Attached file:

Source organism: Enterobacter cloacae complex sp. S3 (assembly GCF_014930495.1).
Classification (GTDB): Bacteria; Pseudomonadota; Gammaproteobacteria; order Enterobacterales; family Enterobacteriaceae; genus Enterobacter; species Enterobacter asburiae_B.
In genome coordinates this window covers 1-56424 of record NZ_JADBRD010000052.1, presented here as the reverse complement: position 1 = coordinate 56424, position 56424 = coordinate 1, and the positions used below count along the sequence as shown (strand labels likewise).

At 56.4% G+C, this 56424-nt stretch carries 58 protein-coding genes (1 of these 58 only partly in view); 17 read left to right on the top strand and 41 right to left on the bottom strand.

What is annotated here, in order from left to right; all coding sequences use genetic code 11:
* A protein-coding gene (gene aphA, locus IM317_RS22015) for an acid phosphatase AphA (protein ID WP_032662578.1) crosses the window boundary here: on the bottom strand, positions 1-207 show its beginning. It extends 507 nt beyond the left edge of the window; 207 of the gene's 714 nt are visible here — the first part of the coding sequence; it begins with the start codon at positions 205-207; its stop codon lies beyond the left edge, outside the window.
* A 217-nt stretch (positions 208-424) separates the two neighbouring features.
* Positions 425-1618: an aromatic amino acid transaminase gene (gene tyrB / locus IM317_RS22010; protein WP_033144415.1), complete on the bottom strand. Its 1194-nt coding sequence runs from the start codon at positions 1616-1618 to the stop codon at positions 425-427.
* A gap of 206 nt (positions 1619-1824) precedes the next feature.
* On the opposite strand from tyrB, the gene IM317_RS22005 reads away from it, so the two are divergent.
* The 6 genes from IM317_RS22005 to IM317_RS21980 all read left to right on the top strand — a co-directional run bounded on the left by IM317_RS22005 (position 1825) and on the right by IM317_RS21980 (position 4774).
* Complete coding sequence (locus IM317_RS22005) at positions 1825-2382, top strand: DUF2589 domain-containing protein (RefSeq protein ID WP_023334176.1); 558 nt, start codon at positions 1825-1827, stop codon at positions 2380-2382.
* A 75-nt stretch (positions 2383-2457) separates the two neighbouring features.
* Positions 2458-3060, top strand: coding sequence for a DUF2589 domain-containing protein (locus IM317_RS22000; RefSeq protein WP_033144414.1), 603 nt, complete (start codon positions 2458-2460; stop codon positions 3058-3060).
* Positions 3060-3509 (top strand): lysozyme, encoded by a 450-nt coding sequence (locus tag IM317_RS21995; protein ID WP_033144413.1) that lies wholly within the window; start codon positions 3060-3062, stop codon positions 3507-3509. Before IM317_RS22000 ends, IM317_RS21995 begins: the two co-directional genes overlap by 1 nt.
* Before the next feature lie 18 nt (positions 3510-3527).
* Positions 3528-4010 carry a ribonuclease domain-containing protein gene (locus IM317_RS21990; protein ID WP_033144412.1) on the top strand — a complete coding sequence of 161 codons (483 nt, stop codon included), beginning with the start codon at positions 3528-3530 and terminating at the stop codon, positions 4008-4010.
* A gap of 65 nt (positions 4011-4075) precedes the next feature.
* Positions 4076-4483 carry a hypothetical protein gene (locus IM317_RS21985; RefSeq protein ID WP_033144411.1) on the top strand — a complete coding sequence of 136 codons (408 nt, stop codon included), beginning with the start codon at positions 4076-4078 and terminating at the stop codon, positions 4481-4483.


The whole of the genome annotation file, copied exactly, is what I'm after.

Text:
Source organism: Enterobacter cloacae complex sp. S3 (assembly GCF_014930495.1).
Classification (GTDB): Bacteria; Pseudomonadota; Gammaproteobacteria; order Enterobacterales; family Enterobacteriaceae; genus Enterobacter; species Enterobacter asburiae_B.
In genome coordinates this window covers 1-56424 of record NZ_JADBRD010000052.1, presented here as the reverse complement: position 1 = coordinate 56424, position 56424 = coordinate 1, and the positions used below count along the sequence as shown (strand labels likewise).

At 56.4% G+C, this 56424-nt stretch carries 58 protein-coding genes (1 of these 58 only partly in view); 17 read left to right on the top strand and 41 right to left on the bottom strand.

What is annotated here, in order from left to right; all coding sequences use genetic code 11:
* A protein-coding gene (gene aphA, locus IM317_RS22015) for an acid phosphatase AphA (protein ID WP_032662578.1) crosses the window boundary here: on the bottom strand, positions 1-207 show its beginning. It extends 507 nt beyond the left edge of the window; 207 of the gene's 714 nt are visible here — the first part of the coding sequence; it begins with the start codon at positions 205-207; its stop codon lies beyond the left edge, outside the window.
* A 217-nt stretch (positions 208-424) separates the two neighbouring features.
* Positions 425-1618: an aromatic amino acid transaminase gene (gene tyrB / locus IM317_RS22010; protein WP_033144415.1), complete on the bottom strand. Its 1194-nt coding sequence runs from the start codon at positions 1616-1618 to the stop codon at positions 425-427.
* A gap of 206 nt (positions 1619-1824) precedes the next feature.
* On the opposite strand from tyrB, the gene IM317_RS22005 reads away from it, so the two are divergent.
* The 6 genes from IM317_RS22005 to IM317_RS21980 all read left to right on the top strand — a co-directional run bounded on the left by IM317_RS22005 (position 1825) and on the right by IM317_RS21980 (position 4774).
* Complete coding sequence (locus IM317_RS22005) at positions 1825-2382, top strand: DUF2589 domain-containing protein (RefSeq protein ID WP_023334176.1); 558 nt, start codon at positions 1825-1827, stop codon at positions 2380-2382.
* A 75-nt stretch (positions 2383-2457) separates the two neighbouring features.
* Positions 2458-3060, top strand: coding sequence for a DUF2589 domain-containing protein (locus IM317_RS22000; RefSeq protein WP_033144414.1), 603 nt, complete (start codon positions 2458-2460; stop codon positions 3058-3060).
* Positions 3060-3509 (top strand): lysozyme, encoded by a 450-nt coding sequence (locus tag IM317_RS21995; protein ID WP_033144413.1) that lies wholly within the window; start codon positions 3060-3062, stop codon positions 3507-3509. Before IM317_RS22000 ends, IM317_RS21995 begins: the two co-directional genes overlap by 1 nt.
* Before the next feature lie 18 nt (positions 3510-3527).
* Positions 3528-4010 carry a ribonuclease domain-containing protein gene (locus IM317_RS21990; protein ID WP_033144412.1) on the top strand — a complete coding sequence of 161 codons (483 nt, stop codon included), beginning with the start codon at positions 3528-3530 and terminating at the stop codon, positions 4008-4010.
* A gap of 65 nt (positions 4011-4075) precedes the next feature.
* Positions 4076-4483 carry a hypothetical protein gene (locus IM317_RS21985; RefSeq protein ID WP_033144411.1) on the top strand — a complete coding sequence of 136 codons (408 nt, stop codon included), beginning with the start codon at positions 4076-4078 and terminating at the stop codon, positions 4481-4483.